How To Breathe When Running: The Best Techniques

While breathing is an automatic process, that doesn’t mean that most of us can’t stand to benefit from learning improved breathing techniques. This especially holds good when we are running. The increased demands that running places on our breathing can become a struggle.

If you’re wondering how to breathe when running, it only feels natural if you’ve been doing it correctly!

When running, breathe in through your nose and out through your mouth, unless sprinting. Focus on breathing with your diaphragm to take deeper, slower breaths. Using rhythmic breathing to alter your locomotor-respiratory coupling can help avoid injury.

Correct breathing techniques while running shouldn’t be a struggle, but many of us have gotten into bad breathing habits that make it an effort to draw a breath when exerting ourselves.

Learning good breathing techniques can improve our performance, increase our endurance and lessen our chance of injury. Let’s find out how!

Best Breathing Techniques To Use While Running

How to breathe when running

Some of these techniques are suitable to implement while running. However, it is important not to overthink things and cause yourself to tense up.

You can always do breathing exercises in your downtime and then slowly integrate them in to your training once you have mastered each technique.

Should You Use Your Mouth Or Nose To Breathe When Running?

Breathing in through your nose is preferable, as this helps filter out dust particles and other pollutants and warm and moisten the incoming air.

These benefits are of particular advantage if you have asthma.

While we are on the subject, you can run if you have asthma. Discuss it with your doctor, use your pumps before running (particularly if you have exercise-induced asthma), and follow the tips we will give you in this post for running with asthma. Exercise helps improve breathing efficiency and is beneficial to people with asthma or other breathing difficulties.

This combination of nose and mouth breathing (in through your nose and out through your mouth) is efficient and comfortable when running at a moderate pace. If you run at a relaxed speed, like a gentle jog, you can breathe entirely through your nose.

However, if you are struggling to breathe or cannot comfortably hold a conversation with the runner next to you, try breathing entirely through your mouth.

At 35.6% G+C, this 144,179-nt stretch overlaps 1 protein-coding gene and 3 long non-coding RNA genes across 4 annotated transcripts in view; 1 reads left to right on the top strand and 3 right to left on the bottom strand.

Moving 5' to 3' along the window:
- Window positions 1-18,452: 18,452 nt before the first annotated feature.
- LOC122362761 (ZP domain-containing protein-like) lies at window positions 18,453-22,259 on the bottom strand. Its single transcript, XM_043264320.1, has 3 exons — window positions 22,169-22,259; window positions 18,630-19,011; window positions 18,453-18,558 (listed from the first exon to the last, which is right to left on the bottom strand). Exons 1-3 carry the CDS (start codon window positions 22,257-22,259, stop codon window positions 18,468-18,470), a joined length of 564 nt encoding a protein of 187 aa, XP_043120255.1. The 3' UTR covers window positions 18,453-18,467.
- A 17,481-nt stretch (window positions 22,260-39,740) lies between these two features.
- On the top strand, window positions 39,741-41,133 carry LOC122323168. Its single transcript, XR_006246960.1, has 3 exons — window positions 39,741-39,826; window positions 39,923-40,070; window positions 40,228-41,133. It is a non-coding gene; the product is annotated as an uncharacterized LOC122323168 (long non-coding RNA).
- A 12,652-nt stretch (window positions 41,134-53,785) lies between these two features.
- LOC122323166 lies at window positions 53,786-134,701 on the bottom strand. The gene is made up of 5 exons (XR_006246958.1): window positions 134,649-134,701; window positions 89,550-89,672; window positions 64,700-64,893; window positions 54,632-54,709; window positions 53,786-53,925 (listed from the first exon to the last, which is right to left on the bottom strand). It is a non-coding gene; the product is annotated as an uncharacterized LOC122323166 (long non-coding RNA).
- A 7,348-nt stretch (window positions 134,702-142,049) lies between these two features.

During high-intensity running, such as sprinting, interval training, or hill climbs, it’s better to breathe through your mouth as this is more efficient.

When doing interval training (or any running where you vary your intensity, such as fartlek workouts, you can also change up whether you breathe through your mouth or your nose – match the technique you use to the intensity of your running.

Breathing in and out through your mouth lets more oxygen into your body to resupply your muscles, helping you perform more efficiently. It also reduces tension in your jaw muscles, which can aid in relaxing your face and body.

A more relaxed body will run with better form (avoiding some of the common pitfalls) and therefore breathe better.

Belly Breathing Will Improve Your Running Performance

Belly breathing, also known as diaphragmatic breathing, fully engages your diaphragm in breathing.

As your diaphragm contracts and lowers, your lungs have more space to expand and breathe air, increasing lung capacity and elasticity. Belly breathing, therefore, slows your breathing rate and heart rate and helps you breathe more comfortably.

It’s called belly breathing because the movement of your diaphragm results in your abdominal wall moving noticeably during the breathing cycle.

As you inhale, your diaphragm moves down, and your belly moves out.

As you exhale, your diaphragm moves up, and your stomach moves in. It’s best to practice this when you are not running.

Breathing Rhythmically While Running Distributes Stress

Your natural breathing tendency is to match your breathing to your cadence, so you inhale for 2 steps and exhale for 2 (for example).

However, when you exhale, your diaphragm and related muscles relax, resulting in less stability in your core. 

When your footstrike coincides with an exhalation, your body experiences more stress. Thus, the theory goes that if you follow your intuitive breathing pattern and match your breathing to your cadence, you’ll always be exhaling when the same foot strikes the ground, laying the foundation for a unilateral injury pattern.

Now, there may be something to this; indeed, anecdotal evidence and some studies have suggested that changing one’s breathing pattern to an uneven one can reduce injury.

However, other studies have concluded that even-foot breathing patterns have no detrimental effects.

If you are experiencing a unilateral pattern of injury that seems to match up with which foot strikes the ground as you exhale, try experimenting with rhythmic breathing.

Doing so creates an odd/even pattern so that your right and left foot strikes alternate with the rhythm of your breathing, sharing the impact stress of your running.

Use a 3:2 pattern where you inhale for 3 footstrikes and exhale for 2, or use a 2:1 pattern if you run faster.

Tips For Good Breathing When Running

Controlled running and breathing exercise

You can do some basic drills to help yourself breathe correctly while running.

Follow these tips: